Government may take a fresh look at Bharat Petroleum Corporation Limited (BPCL) privatisation, including revising the terms of sale, an official said.
“We need to go back to the drawing board on BPCL. There are issues in terms of consortium formation, geopolitical situation and energy transition aspects,” an official said.
The government is selling its entire 52.98 per cent stake in BPCL for which three expressions of interest (EoIs), including one from billionaire Anil Agarwal-led Vedanta Group, have been received.
Financial bids are yet to be invited.
The official said the transition towards green and renewable fuel has made privatisation difficult in existing terms.
“The total stake that may be offered to potential buyers too needs a rethinking in current conditions and easing of terms to help investors in forming a consortium,” the official said.
An email sent to the Finance Ministry seeking comments on the story did not elicit a response. At the current market price, the 52.98 per cent stake is valued at about Rs 45,000 crore.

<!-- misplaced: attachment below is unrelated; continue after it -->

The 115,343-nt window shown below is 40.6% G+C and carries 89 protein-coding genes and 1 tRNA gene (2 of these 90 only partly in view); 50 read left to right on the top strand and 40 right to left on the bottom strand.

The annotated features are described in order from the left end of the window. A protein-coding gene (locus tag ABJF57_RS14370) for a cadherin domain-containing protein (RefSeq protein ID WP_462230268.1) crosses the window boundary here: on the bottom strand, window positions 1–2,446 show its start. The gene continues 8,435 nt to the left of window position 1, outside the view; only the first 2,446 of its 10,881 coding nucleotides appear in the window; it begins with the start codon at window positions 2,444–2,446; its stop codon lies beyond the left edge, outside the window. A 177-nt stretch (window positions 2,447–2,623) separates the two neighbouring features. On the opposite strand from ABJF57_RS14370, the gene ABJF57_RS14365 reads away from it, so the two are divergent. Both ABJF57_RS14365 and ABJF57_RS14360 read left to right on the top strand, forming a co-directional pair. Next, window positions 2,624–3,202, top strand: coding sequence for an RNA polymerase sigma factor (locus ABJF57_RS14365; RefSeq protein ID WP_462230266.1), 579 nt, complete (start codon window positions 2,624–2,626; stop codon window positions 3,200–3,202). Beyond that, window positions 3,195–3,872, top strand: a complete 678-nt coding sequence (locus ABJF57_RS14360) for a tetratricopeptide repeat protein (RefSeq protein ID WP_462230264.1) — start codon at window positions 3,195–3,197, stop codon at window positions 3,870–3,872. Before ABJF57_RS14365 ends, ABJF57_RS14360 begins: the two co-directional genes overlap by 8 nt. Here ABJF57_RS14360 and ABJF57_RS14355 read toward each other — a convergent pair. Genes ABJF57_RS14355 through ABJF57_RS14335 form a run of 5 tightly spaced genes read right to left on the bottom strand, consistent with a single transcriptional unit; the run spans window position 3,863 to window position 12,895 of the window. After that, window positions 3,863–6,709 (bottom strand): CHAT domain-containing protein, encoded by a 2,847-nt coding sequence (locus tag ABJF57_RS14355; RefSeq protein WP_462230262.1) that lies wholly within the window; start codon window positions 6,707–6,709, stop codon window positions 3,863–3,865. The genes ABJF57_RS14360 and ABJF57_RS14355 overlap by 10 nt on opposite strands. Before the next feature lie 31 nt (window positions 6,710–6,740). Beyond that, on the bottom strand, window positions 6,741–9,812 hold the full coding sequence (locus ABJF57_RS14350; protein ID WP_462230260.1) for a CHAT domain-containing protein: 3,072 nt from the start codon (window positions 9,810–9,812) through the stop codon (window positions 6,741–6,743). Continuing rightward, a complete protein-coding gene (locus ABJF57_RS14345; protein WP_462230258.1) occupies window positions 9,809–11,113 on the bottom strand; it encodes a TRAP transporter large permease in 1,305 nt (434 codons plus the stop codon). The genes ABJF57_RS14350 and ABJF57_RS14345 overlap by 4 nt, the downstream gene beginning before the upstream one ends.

The government invited Expression of Interest from bidders in March 2020 for selling BPCL and by November 2020 at least 3 bids had come in.
The three bidders – Vedanta, private equity firms Apollo Global and I Squared Capital’s arm Think Gas – were thereafter allowed physical inspection of assets such as refineries and depots as part of the due diligence process.
The government was to seek financial bids once bidders completed due diligence and the terms and conditions of the share purchase agreement were finalised.
The government has pegged disinvestment receipts at Rs 65,000 crore in the current fiscal, up from Rs 13,531 crore mopped up last fiscal.